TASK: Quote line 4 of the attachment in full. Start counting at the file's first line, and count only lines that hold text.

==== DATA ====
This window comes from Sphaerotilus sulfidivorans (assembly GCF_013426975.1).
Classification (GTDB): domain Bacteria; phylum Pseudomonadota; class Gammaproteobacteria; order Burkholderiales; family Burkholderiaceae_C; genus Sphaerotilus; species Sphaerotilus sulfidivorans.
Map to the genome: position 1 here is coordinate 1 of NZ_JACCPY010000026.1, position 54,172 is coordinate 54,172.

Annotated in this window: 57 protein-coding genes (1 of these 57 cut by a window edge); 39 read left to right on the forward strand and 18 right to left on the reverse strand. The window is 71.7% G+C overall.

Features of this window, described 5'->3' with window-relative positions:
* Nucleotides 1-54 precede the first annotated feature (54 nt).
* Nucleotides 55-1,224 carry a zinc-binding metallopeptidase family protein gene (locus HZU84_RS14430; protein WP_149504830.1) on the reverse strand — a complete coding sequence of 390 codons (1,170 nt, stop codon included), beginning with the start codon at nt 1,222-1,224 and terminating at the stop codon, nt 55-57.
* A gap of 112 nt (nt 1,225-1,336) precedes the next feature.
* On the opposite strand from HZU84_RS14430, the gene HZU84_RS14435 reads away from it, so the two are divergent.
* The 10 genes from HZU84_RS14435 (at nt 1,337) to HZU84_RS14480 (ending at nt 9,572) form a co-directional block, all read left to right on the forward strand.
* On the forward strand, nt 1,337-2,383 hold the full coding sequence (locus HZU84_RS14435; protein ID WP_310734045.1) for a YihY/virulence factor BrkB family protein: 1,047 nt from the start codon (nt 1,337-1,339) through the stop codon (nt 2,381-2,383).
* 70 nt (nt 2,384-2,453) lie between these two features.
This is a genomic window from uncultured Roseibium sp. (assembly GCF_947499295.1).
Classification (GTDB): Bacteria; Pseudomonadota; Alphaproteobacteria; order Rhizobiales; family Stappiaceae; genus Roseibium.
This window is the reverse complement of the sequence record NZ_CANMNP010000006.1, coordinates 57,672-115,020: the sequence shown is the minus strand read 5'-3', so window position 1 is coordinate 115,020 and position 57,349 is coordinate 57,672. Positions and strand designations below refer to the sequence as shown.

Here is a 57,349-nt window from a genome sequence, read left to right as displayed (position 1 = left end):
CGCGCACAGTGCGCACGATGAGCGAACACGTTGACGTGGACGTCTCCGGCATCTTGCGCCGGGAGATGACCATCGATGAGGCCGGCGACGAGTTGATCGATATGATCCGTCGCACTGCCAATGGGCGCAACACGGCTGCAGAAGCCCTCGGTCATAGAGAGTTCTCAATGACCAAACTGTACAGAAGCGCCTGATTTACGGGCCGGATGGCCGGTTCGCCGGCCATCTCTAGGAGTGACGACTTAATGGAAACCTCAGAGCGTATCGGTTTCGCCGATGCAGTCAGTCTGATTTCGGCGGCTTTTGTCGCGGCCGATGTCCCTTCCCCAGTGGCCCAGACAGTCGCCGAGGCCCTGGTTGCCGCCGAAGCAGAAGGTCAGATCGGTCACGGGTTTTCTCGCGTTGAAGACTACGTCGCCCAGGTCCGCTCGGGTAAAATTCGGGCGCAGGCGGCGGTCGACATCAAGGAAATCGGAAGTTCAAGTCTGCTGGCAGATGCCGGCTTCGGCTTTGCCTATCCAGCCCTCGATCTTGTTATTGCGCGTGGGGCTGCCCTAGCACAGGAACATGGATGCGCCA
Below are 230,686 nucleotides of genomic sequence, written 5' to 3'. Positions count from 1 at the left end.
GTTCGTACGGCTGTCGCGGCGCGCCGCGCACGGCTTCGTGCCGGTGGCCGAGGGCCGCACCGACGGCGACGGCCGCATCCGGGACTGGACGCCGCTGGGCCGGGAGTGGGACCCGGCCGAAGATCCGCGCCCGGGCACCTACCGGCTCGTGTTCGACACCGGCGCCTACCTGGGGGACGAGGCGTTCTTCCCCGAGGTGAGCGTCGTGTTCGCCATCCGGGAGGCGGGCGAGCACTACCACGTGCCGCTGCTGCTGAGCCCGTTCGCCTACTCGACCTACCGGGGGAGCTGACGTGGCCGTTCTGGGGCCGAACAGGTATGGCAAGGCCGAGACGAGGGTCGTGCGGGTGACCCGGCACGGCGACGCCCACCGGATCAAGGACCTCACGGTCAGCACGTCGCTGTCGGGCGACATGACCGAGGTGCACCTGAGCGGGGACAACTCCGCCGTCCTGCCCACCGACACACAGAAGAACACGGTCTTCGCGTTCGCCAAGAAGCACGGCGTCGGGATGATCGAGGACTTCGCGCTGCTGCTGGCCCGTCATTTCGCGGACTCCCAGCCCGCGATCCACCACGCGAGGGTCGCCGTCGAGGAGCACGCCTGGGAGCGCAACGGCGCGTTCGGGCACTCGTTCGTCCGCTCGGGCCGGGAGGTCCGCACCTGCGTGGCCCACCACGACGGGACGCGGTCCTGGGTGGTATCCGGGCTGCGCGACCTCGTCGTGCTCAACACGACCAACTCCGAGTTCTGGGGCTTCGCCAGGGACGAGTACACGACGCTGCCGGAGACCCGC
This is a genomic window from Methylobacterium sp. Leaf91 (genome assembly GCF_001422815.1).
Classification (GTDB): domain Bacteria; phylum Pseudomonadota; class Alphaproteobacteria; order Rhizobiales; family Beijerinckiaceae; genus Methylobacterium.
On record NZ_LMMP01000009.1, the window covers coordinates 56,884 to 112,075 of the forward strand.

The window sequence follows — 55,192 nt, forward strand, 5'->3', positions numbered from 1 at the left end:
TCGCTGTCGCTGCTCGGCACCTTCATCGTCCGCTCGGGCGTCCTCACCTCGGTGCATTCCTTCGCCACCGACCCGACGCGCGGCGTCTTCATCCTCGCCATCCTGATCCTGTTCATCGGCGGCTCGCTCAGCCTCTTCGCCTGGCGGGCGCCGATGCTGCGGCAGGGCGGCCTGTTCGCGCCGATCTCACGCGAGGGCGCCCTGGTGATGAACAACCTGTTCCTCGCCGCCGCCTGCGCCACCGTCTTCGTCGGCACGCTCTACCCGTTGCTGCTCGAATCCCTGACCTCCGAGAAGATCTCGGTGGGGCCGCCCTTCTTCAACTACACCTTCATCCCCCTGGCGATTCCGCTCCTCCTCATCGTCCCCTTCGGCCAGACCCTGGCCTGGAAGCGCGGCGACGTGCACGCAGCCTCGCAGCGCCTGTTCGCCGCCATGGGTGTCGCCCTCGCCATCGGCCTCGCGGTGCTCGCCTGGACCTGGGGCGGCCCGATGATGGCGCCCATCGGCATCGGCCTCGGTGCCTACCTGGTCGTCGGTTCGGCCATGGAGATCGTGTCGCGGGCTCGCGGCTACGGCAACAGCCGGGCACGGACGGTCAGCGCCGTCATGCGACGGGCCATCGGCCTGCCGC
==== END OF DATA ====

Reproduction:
Annotated in this window: 57 protein-coding genes (1 of these 57 cut by a window edge); 39 read left to right on the forward strand and 18 right to left on the reverse strand. The window is 71.7% G+C overall.